1. Actress Kathy Griffin was recently censored on TV for her acceptance speech at the creative arts Emmys - for a denigrating statement about Jesus, which was considered by some as "hate speech." (I first saw this reported on CNN.) That incident made me wonder if all of talk about hate crimes is not being aimed at Christians specifically (who, for example, would call homosexuality a sin or Islam an evil religion) but really anyone in the culture who says anything denigrating about a minority religious, ethnic, or social group.
2. Over the last week I read Ray Bradbury's Fahrenheit 451, a dystopic science-fiction novel about a future world where books are illegal and fireman don't put out fires, they start them - burning books and the houses where they are found. Can you think of a worse nightmare than that? Scary.
3. Several days ago I watched the film V for Vendetta which is about a future Great Britain ruled by a totalitarian government. (To cover my tracks, I should probably say that I don't recommend or approve of the film. It contains graphic violence and offensive language. But it was very thought-provoking philosophically.) It has been called one of the most pro-gay movies ever made. It does not contain graphic sexuality, but it does portray lesbians in a positive light while it demonizes religous fundamentalists and those who oppose homosexuality. The "hero" of the film is a vigallante who executes vengeance on the corrupt government through assassinations and terrorism. It's actually pretty hard to find a good guy in this movie!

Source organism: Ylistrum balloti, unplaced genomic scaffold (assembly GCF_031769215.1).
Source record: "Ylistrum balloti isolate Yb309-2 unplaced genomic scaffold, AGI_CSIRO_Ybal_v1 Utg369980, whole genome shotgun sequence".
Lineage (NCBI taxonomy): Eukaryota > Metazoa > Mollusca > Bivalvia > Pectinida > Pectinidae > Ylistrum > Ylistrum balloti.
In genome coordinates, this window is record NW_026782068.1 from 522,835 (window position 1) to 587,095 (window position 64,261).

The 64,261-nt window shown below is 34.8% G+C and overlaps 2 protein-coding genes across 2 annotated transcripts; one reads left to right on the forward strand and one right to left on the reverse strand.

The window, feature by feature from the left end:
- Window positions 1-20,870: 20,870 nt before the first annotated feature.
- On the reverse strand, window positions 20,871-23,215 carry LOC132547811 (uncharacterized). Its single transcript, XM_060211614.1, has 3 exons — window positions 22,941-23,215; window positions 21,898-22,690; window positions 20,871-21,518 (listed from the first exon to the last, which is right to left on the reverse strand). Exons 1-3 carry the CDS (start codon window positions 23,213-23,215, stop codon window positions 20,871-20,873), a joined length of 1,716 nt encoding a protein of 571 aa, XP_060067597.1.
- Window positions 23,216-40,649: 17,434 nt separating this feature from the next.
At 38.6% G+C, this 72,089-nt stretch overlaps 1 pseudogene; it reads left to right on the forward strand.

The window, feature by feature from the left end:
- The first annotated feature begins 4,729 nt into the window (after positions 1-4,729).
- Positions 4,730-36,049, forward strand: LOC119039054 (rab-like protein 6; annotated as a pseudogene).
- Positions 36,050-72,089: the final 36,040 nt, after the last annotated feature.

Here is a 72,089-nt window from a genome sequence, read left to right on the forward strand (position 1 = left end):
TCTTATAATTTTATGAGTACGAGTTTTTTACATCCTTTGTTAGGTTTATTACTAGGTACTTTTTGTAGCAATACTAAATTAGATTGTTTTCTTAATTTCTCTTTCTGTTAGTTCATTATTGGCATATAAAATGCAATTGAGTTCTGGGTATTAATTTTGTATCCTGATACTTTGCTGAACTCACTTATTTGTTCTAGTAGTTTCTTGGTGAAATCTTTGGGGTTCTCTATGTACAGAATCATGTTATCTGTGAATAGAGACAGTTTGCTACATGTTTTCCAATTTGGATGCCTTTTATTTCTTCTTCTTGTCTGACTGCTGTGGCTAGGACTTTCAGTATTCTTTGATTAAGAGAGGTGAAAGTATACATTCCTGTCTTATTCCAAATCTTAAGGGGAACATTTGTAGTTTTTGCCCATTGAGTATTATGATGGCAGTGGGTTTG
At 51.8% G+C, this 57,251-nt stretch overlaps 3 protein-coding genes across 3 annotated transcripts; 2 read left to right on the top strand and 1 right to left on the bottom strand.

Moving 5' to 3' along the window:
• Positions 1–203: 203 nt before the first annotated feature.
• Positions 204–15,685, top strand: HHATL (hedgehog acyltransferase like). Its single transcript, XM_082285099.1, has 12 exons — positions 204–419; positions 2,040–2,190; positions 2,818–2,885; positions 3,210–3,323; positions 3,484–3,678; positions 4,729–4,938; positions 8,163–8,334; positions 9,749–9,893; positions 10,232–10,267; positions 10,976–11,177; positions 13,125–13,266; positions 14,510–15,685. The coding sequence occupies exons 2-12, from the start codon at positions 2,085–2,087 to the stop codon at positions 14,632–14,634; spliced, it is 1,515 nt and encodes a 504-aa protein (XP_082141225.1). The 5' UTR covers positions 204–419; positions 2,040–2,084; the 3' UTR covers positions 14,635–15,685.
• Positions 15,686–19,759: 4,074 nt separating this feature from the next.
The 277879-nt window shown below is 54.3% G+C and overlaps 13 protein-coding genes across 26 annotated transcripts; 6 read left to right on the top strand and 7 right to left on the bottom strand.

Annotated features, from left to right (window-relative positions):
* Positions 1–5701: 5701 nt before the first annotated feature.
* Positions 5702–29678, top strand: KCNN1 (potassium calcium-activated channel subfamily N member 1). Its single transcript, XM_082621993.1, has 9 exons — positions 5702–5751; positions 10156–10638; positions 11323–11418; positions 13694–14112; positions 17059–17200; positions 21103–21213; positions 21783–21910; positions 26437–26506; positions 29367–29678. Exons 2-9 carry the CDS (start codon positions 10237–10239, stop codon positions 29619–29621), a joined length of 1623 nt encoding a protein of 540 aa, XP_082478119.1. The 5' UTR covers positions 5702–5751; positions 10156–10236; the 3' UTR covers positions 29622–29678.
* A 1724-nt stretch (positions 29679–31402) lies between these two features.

So, all of this has me thinking, what should be a Christian's stance on censorship and how are we to engage a culture that is increasingly hostile to moral absolutes? I'm not sure what the answers are and am interested in your thoughts. Here are just a few brief thoughts to kick off the discussion.
1. Christians should never speak or act in a way that is unbecoming to the good news of salvation for sinners through faith in Jesus Christ. This immediately screens out hateful speech - i.e. any kind of speech that is hateful in tone and manner. Falwell's name-calling of Ellen Degeneres back in the 90s certainly did not adorn the gospel or do Christians any favors. It is true that homosexuality is a sin, but it doesn't warrant name calling or meanness any more than other sins like lying, stealing, or self-righteousness and bigotry.
2. Christians do have a responsibility to be faithful proclaimers of the gospel and God's Word. This means that we must speak about all sinful human behaviors (including homosexuality and our own sins, whatever they may be) as (1) rebellious to God, (2) destructive to human beings, and (3) deserving of God's judgment. Christianity is not merely about moral absolutes. We dare not equate (or give others reason to caricature) the message of the gospel with moralism. But on the other hand, the message of the cross makes no sense until it is understood within a worldview that affirms God as creator and law-giver, man as rebellious and accountable, and Christ as redeemer and restorer. There simply must be some understanding of the moral structure of the universe for the gospel to make sense.
3. It seems to me that when Christians shift the battle-lines away from preaching the saving message of the cross towards "reclaiming" the culture and gaining moral turf in the culture, we risk losing our ability to speak from within the current culture as redeemed people. We start viewing people with a different religion or morality than ours as the enemy, instead of fellow rebels in need of redemption.
Do you agree or disagree? What should a Christian think of censorship? Give me your thoughts.